Monday, July 30, 2012


Is there a role for the use of Computerised Tomography angiogram ( CTA or CT angio ), to exclude an acute coronary syndrome? CTA is a means of evaluating the state of your coronary arteries, using Xrays, with contrast injection.  In USA ( as opposed to Malaysia ), Cardiac CT scan machines were initially install in the Emergency room, so that patients with chest poains and suspected heart attacks, could get a scan, and if the scan is negative, the patient could be safely send home, as the negative predictive value of the scan is nearly 100%. In Malaysia, the CT scan machine is freely available and parked in day clinic centers, and used mainly as a tool to " check the heart for blockages". This broad about an increased rate of invasive coronary angiogram, and sometimes even coronary stenting for many borderline lesions. Lets not go there today.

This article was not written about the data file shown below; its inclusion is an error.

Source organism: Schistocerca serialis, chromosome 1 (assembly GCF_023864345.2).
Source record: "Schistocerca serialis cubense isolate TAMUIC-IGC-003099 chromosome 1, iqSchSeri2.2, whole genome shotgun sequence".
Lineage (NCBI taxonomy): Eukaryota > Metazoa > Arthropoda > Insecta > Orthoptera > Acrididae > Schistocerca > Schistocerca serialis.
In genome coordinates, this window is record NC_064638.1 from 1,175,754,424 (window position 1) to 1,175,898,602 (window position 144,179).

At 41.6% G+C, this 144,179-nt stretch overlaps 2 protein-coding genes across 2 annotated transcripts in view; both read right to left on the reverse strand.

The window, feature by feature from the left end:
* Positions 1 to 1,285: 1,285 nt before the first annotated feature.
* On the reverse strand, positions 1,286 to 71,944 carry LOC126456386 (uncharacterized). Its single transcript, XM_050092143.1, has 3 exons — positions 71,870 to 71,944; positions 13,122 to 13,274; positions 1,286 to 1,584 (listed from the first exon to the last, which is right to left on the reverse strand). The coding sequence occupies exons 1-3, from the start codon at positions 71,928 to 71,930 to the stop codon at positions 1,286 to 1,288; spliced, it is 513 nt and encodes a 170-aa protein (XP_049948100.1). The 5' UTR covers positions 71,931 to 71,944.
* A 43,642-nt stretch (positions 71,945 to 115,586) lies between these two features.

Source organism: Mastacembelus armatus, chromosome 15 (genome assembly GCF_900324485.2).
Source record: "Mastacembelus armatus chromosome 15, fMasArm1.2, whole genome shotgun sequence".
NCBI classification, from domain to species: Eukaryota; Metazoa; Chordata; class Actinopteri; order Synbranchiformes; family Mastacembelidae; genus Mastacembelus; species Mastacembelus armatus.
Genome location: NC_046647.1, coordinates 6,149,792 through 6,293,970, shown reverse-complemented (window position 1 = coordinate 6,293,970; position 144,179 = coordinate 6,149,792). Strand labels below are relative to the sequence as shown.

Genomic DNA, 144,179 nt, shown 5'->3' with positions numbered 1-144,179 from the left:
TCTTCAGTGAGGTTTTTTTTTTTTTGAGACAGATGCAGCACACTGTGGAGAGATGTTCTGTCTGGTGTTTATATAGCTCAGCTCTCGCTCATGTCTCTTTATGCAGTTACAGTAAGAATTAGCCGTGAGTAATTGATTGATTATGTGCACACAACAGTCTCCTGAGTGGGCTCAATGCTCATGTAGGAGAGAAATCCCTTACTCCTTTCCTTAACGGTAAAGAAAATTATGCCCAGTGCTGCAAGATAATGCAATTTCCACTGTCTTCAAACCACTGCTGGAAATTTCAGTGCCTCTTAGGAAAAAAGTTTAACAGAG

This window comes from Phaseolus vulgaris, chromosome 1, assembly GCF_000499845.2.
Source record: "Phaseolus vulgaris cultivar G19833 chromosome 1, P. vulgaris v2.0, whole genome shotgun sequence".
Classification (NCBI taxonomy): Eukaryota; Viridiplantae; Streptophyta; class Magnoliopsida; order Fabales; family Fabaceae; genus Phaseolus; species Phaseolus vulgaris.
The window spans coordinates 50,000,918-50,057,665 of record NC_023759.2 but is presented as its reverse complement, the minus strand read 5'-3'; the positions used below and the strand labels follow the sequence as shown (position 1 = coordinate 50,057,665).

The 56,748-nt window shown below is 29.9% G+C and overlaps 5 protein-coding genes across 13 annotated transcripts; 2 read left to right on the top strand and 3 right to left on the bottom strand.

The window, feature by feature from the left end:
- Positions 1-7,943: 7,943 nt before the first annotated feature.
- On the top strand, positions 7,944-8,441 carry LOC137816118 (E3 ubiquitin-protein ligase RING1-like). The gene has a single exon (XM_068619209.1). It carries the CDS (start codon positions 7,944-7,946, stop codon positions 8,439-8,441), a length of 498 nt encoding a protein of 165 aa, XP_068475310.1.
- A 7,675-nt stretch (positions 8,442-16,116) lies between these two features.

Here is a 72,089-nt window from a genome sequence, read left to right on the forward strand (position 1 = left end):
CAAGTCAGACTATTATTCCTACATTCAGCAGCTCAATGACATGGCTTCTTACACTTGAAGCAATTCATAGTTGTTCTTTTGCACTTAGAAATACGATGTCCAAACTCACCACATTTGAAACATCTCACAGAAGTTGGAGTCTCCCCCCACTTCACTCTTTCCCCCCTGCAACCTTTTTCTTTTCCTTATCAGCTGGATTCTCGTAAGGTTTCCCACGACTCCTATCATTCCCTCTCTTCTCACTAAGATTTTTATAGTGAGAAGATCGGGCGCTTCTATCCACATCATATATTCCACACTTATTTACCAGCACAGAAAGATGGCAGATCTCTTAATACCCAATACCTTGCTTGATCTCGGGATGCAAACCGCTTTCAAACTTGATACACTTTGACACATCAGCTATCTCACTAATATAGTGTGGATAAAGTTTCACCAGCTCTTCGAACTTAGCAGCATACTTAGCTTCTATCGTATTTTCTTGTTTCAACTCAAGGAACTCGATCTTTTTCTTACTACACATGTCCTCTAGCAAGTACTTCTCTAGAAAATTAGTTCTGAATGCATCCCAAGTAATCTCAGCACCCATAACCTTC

Dr Udo Hoffman, et all of Mass Gen Hospital ( the top hospital in USA ), Boston,  has completed a study called the ROMICAT II ( ROMICAT stands for Rule out MI Computer assisted  ) study. This study was reported in the July 26th issue of the New England Journal of Medicine. They randomised 1,000 patients,who had all presented to the Emergency Department with chest pains, have to receive the CT angio following a ECG, and the other half to rule out in the conventional way of serial ECGs, and cardiac enzymes, and maybe overnight observations. With a 1 montn follow-up, they found that the use of CT angio shorten the waiting time to discharge patient by 7.6 hrs and also lessen the number of patients that needed to be admitted for observation. This was at an increase cost of USD 200 and an increase radiation dose of 11 mSv.
Basically, there was not much advantage in using CT angio in the ER when compared to good old clinical evaluation of serial ECGs and Trop T.
So that although supporters of CT angio will try and view this test positively, saying that there is a role to play, many of us clinicians will view that it is not better that good old bedside medical approach, with less radiation and some cost savings.
When I find the time, I think we should re-visit CT angio  in 2012

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